With Father's Day this weekend, I decided to dedicate this post to remembering your dad/father figure during all of the wedding planning and the day of the big event. Part I will be about me and my relationship with my Dad and what he means to me (hopefully you'll be able to relate). Part II will consist of ideas and ways to let your father that although a new man (your soon-to-be husband) will be coming into your life, he will not be forgotten and how much you appreciate all he has done to help make you into the person you are today.
I wholeheartedly believe that when we are looking for a mate, we look for similarities in them that our fathers have (and yes, things we don't like lol). I know that i could not have chosen such a wonderful person if not for the example that my father set for me. When I look at D, I see so many of the qualities that I admire and respect in my Dad. D is hardworking, passionate, driven and will always put me and our family first- just like my father. They also share a love of aviation- purely coincidence(although I think it's funny that both my Mom and I ended up with pilots). Now, my father isn't one of those that tells me I'm his little princess all the time and I definitely don't have him wrapped around my little finger- he's on to me lol. He calls me out on stuff and while I wished he would've lightened up at the time, I realize in retrospect that he was preparing me to be self-sufficient and responsible and didn't want to me to fall flat on my face when I joined the workforce and got out on my own. One of the things I hated most when I was growing up is when I'd come home and tell him "Billy said in school today that he dug a hole so deep that he could see China on the otherside." He would stop me and say, "Let's go back and think about this logically..." and then he'd make me answer questions that he knew would point me to the conslusion that there was no way Billy could have actually done this. In the end I'd throw up my hands and give a big huff and say, "Can't you just go along with it?". He never did, and still to this day uses this technique on my younger brother. Of course now, it just makes me laugh- because it's always funnier when it's not happening to you,right? What I realize now is that he was teaching me not to believe everything I was told and how to think for myself - probably one of the most invaluable lessons a person can learn.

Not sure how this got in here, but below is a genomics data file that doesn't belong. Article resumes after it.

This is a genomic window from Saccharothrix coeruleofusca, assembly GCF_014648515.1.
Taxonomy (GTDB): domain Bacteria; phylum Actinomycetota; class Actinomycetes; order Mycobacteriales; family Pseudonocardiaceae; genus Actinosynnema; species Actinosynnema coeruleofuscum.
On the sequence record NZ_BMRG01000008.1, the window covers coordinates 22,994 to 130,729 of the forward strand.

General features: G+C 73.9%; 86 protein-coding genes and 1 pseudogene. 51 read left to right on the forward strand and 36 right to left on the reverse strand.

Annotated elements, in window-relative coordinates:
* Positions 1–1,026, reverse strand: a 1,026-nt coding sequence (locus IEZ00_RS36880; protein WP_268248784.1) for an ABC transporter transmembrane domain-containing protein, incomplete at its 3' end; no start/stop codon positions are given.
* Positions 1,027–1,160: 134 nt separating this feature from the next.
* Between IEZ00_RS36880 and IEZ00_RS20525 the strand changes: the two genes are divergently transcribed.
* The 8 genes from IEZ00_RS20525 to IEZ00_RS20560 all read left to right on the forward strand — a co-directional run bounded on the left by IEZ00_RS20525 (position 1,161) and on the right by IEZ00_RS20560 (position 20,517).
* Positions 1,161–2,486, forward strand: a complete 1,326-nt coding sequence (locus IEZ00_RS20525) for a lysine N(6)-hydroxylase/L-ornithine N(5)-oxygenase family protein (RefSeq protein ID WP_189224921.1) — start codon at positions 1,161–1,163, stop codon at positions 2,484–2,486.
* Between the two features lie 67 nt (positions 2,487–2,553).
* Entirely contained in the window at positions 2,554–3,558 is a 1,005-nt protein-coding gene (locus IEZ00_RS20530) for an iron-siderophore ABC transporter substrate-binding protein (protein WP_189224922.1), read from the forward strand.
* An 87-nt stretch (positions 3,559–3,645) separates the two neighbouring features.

For those who are probably now starting to think that my father was only there to point out my errors, stay with me for a minute. My Dad has always been dedicated to us. When I started taking tennis lessons in elementary school and played on a team in middle school, he would always take me to the tennis courts and play with me to help me improve. When I was learning to drive, he would take me driving after he had just gotten in from a trip and had less than three hours of sleep in the past 24 hrs. (he's a pilot). My mom eventually had to take over, because having a former flight instructor teaching you how to drive is only an experience that can end badly. But even while I dreaded driving with him (even to this day) I always felt bad because he had been to willing to take the time to teach me- even when a nap sounded much more appealing. Also, despite his crazy schedule, he has made it to all of the recitals, school plays and graduations (5th grade, 8th grade, high school and college). As long as I told him in enough time, he would rearrange his whole schedule to be there for something that was important to me. And on the few occasions that he was not, he made it up to me big time. Like when he wasn't there for the actual day of my 16th birthday he drove 4 hours up to Aspen while on a trip in Denver to take me and my friend to a really nice restaurant while we were there on a church ski trip. My father has shown his love to me through his actions- which is proably one of the best ways in my book to let me know he cares since "actions speak louder than words".
While my Mom may have been the main one I went to about the latest drama that happened at school or when I needed comforting or to compain about something, my Dad always came through for the big stuff. Like break-ups or the time my date a dance thought the dance was on a Sunday instead of a Friday. I had spent that whole day decorating the gym scince I was on SGA and was really proud of it. My Dad gave me a big hug while I cried and then asked me if I really wanted to go with the guy (after I called him, he'd offered to come and go with me). I said no and he told me I didn't have to go with him and to find a different costume to put on so I could get to the dance. This was for Sadie Hawkins which was more like a costume party for us so I grabbed a pink dress with a bubble-hem bottom and emerged from my room as Paris Hilton *Disclaimer: This was before any of the sex-tape scandal business or her being notorious for going to events sans-panties. Back when she was just a plain old socialite (oh and I had blonde hair back then)* I came out to the kitchen and my Dad had made a sandwich for me (it was too late to go meet my friends for dinner) and scolded me for not being able to find a stuffed dog that I could pass off as Tinkerbell. In fact, that ended up being the question of the night- when I'd tell someone who I was, they'd say"where's the dog?". That's another thing- my Dad is always right- I think he and God have some kind of pact....
I have been so blessed to have two wonderful parents, but especially a Dad that loves and cares for me so much. I love you Dad!